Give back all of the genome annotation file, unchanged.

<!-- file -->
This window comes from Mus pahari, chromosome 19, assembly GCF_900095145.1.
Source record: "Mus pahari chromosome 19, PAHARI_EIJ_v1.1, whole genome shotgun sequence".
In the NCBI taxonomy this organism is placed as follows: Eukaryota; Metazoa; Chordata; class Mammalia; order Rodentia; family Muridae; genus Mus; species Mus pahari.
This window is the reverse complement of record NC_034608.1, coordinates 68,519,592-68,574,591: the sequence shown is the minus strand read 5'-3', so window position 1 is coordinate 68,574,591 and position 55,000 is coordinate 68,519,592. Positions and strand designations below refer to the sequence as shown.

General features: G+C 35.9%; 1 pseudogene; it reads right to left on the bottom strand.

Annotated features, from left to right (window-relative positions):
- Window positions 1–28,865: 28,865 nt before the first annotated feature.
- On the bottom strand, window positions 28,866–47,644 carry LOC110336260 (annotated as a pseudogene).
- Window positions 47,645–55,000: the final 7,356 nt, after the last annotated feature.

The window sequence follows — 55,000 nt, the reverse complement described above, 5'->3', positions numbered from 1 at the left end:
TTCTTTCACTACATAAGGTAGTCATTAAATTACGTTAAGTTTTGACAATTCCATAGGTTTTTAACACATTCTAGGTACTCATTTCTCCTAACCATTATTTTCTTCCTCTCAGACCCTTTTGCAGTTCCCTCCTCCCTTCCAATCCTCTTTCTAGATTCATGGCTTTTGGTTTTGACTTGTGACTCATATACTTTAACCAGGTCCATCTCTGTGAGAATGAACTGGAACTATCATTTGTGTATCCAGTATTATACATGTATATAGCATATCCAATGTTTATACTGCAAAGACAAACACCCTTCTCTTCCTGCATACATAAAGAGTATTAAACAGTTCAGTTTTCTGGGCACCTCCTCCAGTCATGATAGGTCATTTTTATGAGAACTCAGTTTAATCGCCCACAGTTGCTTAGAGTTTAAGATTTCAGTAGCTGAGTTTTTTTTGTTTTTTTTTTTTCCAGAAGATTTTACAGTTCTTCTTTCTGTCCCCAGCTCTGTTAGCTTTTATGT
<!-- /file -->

This window comes from Mus pahari, chromosome 19, assembly GCF_900095145.1.
Source record: "Mus pahari chromosome 19, PAHARI_EIJ_v1.1, whole genome shotgun sequence".
In the NCBI taxonomy this organism is placed as follows: Eukaryota; Metazoa; Chordata; class Mammalia; order Rodentia; family Muridae; genus Mus; species Mus pahari.
This window is the reverse complement of record NC_034608.1, coordinates 68,519,592-68,574,591: the sequence shown is the minus strand read 5'-3', so window position 1 is coordinate 68,574,591 and position 55,000 is coordinate 68,519,592. Positions and strand designations below refer to the sequence as shown.

General features: G+C 35.9%; 1 pseudogene; it reads right to left on the bottom strand.

Annotated features, from left to right (window-relative positions):
- Window positions 1–28,865: 28,865 nt before the first annotated feature.
- On the bottom strand, window positions 28,866–47,644 carry LOC110336260 (annotated as a pseudogene).
- Window positions 47,645–55,000: the final 7,356 nt, after the last annotated feature.

The window sequence follows — 55,000 nt, the reverse complement described above, 5'->3', positions numbered from 1 at the left end:
TTCTTTCACTACATAAGGTAGTCATTAAATTACGTTAAGTTTTGACAATTCCATAGGTTTTTAACACATTCTAGGTACTCATTTCTCCTAACCATTATTTTCTTCCTCTCAGACCCTTTTGCAGTTCCCTCCTCCCTTCCAATCCTCTTTCTAGATTCATGGCTTTTGGTTTTGACTTGTGACTCATATACTTTAACCAGGTCCATCTCTGTGAGAATGAACTGGAACTATCATTTGTGTATCCAGTATTATACATGTATATAGCATATCCAATGTTTATACTGCAAAGACAAACACCCTTCTCTTCCTGCATACATAAAGAGTATTAAACAGTTCAGTTTTCTGGGCACCTCCTCCAGTCATGATAGGTCATTTTTATGAGAACTCAGTTTAATCGCCCACAGTTGCTTAGAGTTTAAGATTTCAGTAGCTGAGTTTTTTTTGTTTTTTTTTTTTCCAGAAGATTTTACAGTTCTTCTTTCTGTCCCCAGCTCTGTTAGCTTTTATGT